Wednesday, February 1st, 2023
Wednesday, February 1st, 2023

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Impaired waters likely a focus of 2004 session

Field Editor

St. Paul State legislators may begin addressing Minnesota’s
declining water quality, based upon an agenda developed by a
diverse stakeholder’s group that met over the last six months to
determine how the state may best meet its obligations under the
federal Clean Water Act.

The stakeholder’s process was initiated by the Minnesota
Pollution Control Agency and facilitated by the Minnesota
Environmental Initiative (MEI). The group was chaired by former
state senator and DNR deputy commissioner Steve Morse, who is now a
senior fellow in the University of Minnesota’s College of Natural
Resources.

“We brought together a mix of business groups, government
agencies, environmental organizations, and others with a focus of
building partnerships and getting things done on the ground,” Morse
says.

Because the group was facilitated by the MEI, a nonprofit
organization that does not lobby or seek legislation, the
stakeholder’s process remained independent of the MPCA and other
government agencies. The stakeholder’s process is an outgrowth of
Gov. Pawlenty’s Water Initiative, which he announced last
summer.

While Minnesota has done a credible job of cleaning up
end-of-the-pipe (point-source) pollution, ongoing development and
degradation of the state’s landscape have resulted in widespread
declines in water quality from nonpoint-source pollution.
Monitoring by the MPCA has identified about 2,000 lakes or stream
reaches that do not meet the clean water standards of the Clean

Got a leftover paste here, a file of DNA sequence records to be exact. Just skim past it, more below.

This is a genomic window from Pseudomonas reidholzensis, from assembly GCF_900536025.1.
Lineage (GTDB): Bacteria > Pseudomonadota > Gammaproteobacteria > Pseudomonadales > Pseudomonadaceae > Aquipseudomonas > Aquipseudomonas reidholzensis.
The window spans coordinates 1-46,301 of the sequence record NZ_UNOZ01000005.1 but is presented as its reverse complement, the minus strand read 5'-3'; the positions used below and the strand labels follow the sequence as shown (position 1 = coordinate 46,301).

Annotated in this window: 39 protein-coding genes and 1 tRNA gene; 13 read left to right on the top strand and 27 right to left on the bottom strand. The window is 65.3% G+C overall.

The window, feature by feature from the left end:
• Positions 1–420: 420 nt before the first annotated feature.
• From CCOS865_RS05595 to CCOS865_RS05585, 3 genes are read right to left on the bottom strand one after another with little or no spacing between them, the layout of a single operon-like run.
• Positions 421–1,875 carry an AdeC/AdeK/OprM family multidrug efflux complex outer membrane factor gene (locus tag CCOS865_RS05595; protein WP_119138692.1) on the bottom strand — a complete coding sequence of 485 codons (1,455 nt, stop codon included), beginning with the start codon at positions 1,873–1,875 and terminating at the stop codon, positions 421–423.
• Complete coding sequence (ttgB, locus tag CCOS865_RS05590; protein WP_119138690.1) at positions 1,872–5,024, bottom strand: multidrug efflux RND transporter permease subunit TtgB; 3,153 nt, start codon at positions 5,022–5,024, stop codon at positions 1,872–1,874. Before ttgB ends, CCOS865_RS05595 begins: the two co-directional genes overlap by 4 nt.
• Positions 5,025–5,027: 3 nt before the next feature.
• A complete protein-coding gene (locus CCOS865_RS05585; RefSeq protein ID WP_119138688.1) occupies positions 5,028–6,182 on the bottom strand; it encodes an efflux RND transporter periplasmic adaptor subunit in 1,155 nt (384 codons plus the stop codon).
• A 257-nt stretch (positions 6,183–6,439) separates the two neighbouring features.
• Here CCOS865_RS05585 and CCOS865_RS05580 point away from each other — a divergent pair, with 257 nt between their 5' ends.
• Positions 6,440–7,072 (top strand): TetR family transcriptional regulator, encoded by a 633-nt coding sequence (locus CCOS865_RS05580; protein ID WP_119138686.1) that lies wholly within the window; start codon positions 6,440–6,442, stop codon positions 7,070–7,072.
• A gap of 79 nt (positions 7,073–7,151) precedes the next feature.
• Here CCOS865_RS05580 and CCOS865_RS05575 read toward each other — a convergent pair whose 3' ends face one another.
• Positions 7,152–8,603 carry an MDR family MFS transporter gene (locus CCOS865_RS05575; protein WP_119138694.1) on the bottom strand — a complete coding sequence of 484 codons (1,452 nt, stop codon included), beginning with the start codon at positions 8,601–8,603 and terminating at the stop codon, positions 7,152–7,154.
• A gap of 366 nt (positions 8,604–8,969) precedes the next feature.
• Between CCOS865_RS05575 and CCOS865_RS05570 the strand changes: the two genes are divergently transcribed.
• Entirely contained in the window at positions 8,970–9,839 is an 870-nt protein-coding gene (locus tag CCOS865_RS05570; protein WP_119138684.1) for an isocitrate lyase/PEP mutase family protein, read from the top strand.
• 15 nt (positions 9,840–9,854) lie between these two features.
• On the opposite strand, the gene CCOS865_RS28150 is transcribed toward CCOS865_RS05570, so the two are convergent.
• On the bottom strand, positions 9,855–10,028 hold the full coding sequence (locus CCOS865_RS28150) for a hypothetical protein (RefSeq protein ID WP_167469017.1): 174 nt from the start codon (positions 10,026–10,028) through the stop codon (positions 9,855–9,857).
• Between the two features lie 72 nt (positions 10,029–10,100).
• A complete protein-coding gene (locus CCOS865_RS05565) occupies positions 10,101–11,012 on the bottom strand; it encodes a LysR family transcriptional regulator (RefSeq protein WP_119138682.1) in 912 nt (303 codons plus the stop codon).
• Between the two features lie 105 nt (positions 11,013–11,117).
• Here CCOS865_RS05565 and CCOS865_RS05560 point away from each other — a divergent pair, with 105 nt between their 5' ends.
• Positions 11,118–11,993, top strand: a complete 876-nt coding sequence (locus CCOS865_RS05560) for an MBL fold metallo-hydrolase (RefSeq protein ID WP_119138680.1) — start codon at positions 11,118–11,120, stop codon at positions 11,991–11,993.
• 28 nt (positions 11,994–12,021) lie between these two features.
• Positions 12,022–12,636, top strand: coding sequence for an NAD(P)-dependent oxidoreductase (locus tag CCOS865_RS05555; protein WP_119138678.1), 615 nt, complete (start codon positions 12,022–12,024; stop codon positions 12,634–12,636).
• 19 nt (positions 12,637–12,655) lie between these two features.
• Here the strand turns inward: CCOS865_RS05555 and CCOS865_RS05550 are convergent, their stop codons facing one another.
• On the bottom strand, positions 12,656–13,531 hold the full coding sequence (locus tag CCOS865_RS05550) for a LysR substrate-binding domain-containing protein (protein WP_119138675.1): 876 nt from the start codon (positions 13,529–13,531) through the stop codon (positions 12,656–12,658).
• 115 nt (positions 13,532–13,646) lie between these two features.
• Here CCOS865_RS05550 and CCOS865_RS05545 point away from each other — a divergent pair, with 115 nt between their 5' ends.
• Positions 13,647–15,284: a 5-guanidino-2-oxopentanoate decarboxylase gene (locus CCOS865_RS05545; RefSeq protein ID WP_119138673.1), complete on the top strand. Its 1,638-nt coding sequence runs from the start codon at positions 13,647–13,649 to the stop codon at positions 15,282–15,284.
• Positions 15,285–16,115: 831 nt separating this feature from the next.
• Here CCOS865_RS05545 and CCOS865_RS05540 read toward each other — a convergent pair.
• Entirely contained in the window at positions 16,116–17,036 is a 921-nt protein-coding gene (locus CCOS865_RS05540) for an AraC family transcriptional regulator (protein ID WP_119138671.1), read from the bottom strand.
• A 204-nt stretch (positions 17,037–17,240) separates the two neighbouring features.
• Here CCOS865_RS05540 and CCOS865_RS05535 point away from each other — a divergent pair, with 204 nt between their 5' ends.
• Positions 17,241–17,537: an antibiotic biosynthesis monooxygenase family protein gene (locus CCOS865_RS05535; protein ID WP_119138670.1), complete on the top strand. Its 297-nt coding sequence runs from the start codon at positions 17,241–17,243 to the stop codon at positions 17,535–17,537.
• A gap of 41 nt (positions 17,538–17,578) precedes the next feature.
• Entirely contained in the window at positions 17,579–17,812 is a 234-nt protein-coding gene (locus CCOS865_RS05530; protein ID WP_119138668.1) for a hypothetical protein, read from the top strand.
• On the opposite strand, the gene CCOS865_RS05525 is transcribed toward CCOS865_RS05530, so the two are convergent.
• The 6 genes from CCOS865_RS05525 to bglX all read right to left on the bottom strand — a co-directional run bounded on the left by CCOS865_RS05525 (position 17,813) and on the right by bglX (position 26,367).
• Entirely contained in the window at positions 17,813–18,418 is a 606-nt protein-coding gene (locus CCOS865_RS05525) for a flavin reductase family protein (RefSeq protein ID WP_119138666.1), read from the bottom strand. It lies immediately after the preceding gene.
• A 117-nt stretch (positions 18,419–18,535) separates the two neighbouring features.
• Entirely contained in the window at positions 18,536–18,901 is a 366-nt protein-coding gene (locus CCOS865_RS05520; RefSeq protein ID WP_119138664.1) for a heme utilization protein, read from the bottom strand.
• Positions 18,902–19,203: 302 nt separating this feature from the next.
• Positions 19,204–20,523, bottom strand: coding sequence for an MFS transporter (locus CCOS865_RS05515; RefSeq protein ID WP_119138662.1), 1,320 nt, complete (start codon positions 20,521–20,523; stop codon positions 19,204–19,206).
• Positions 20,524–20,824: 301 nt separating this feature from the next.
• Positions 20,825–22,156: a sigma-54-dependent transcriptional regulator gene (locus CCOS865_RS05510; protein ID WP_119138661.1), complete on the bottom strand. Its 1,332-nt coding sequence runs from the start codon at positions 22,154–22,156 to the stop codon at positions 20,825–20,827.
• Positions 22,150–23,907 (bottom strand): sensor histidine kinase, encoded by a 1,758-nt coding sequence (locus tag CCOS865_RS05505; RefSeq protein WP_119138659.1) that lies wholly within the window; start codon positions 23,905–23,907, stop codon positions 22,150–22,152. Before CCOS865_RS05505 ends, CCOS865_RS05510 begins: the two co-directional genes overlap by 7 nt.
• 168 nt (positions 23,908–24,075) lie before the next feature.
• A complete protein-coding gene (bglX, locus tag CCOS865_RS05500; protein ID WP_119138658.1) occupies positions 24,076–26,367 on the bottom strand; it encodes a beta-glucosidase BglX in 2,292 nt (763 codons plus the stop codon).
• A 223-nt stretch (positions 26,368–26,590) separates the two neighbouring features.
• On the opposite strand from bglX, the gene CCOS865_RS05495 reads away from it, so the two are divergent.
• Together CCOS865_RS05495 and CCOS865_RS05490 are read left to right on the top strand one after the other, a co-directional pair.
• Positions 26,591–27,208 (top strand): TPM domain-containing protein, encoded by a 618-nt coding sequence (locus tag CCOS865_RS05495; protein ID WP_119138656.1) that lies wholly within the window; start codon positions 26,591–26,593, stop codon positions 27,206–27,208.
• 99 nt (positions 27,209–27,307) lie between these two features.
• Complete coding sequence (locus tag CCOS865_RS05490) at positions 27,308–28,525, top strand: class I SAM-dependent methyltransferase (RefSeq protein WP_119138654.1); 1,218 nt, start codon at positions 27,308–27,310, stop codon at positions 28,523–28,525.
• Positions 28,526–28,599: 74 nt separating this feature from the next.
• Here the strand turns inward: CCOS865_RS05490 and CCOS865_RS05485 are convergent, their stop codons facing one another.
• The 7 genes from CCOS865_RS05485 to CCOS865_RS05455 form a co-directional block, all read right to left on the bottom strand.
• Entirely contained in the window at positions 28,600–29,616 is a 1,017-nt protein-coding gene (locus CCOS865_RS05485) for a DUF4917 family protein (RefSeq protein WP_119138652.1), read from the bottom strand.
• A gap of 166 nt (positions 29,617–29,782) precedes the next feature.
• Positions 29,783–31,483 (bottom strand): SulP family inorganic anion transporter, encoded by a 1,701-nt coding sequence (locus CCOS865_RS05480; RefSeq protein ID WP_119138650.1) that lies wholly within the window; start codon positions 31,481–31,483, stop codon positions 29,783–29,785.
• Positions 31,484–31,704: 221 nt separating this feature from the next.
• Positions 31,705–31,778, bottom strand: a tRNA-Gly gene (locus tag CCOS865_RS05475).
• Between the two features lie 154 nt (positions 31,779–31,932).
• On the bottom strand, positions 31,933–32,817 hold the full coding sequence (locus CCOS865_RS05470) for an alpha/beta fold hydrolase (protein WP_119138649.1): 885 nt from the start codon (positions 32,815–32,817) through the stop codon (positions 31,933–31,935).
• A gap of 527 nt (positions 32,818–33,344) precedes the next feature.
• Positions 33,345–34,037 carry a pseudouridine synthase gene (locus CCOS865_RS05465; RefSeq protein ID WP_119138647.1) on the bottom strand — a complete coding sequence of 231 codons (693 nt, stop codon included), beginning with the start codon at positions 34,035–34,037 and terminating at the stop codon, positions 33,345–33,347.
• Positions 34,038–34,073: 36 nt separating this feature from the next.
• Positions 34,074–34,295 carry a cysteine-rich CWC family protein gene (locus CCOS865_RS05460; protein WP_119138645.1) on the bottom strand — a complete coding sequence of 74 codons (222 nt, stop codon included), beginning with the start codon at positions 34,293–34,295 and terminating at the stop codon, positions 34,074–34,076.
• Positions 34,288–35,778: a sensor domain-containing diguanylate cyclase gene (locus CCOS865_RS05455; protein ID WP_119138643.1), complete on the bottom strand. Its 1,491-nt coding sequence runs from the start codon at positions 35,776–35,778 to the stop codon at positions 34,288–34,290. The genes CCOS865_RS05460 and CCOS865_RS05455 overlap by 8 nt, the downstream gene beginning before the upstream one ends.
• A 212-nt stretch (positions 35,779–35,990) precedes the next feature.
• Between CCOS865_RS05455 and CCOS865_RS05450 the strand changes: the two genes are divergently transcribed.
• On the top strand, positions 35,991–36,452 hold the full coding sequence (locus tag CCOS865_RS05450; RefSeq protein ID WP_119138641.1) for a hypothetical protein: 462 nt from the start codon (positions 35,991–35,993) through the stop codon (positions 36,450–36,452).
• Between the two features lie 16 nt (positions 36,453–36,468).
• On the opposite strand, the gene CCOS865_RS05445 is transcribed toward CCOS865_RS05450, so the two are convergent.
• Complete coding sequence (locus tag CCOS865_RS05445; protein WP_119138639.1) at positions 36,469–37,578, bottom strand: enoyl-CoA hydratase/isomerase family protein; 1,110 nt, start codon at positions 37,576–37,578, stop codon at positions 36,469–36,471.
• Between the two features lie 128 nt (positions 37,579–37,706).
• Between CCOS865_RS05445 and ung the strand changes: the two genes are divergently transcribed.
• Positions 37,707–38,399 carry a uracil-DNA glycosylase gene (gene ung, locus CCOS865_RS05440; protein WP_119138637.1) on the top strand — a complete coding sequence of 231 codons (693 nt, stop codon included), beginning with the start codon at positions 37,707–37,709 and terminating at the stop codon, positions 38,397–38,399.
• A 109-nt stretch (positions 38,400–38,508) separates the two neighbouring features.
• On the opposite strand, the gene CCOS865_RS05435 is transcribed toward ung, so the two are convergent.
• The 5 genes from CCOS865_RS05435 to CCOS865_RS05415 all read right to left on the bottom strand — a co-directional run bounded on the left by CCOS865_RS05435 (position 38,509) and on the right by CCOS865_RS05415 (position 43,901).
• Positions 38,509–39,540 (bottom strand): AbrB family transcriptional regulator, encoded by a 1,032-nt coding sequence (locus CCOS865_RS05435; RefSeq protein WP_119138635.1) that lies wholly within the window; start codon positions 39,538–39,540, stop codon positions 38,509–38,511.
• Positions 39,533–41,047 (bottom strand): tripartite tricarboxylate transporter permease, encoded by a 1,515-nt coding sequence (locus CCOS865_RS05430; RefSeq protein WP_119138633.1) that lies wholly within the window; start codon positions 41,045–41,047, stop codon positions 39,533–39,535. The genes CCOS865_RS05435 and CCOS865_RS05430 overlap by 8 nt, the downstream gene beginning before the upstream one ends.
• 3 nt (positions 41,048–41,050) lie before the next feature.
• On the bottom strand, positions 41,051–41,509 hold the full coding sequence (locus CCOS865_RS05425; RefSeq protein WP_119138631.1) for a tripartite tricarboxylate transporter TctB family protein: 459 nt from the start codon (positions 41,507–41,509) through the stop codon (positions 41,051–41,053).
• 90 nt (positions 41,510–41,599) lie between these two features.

Water Act. The state must address water pollution issues or face
eventual regulatory action by the Environmental Protection Agency
(EPA).

The water impairments, as they are called, are measured by the
Total Maximum Daily Load (TDML) of specific pollutants, such as
phosphorous, fecal coliform bacteria, sediments, or others. Waters
are considered impaired when TDMLs exceed allowable levels. Since
these impairments can be addressed with on-the-ground actions, the
stakeholder’s group focused on them. They chose not to address
mercury, a common contaminant, because it mostly originates as air
pollution outside of Minnesota.

A 16-member policy work group met every other week to work
through the details of impaired waters clean-up and protection.
They received input from a larger 40-member group that held two,
day-long meetings. A final, public meeting in St. Cloud on Jan. 13
attracted 360 participants. This week, the group will present its
recommendations for impaired waters priorities, process, and
funding to the PCA.

“I don’t think the final product is anyone’s first choice, but
we’ve been getting as much agreement as we can,” Morse says.

The group estimates impaired waters issues will cost the state
$75 to $100 million annually. It suggested annual sewage fees to
residences and businesses as a funding source, but Gov. Pawlenty
has indicated he does not support such fees at this time.

Concerns about how an impaired waters program will be funded
remain a sticking point.

In terms of policy, the group decided that existing agencies and
infrastructures can be used to address impaired waters. The group
recommends that an advisory entity be established to provide
oversight and ensure funding reaches the ground. To measure actual
improvements in water quality, ongoing monitoring will be an
important part of the impaired waters program. Discussions about
these and other policy issues are likely to begin during this
legislative session.

“I think we’ve accomplished a tremendous amount of ground work,”
says Leann Buck, executive director of the Minnesota Association of
Soil and Water Conservation Districts and a member of the policy
work group. “The Legislature will have a healthy dialog about
impaired waters policy this year, but it will take a couple of
years to address the funding.”

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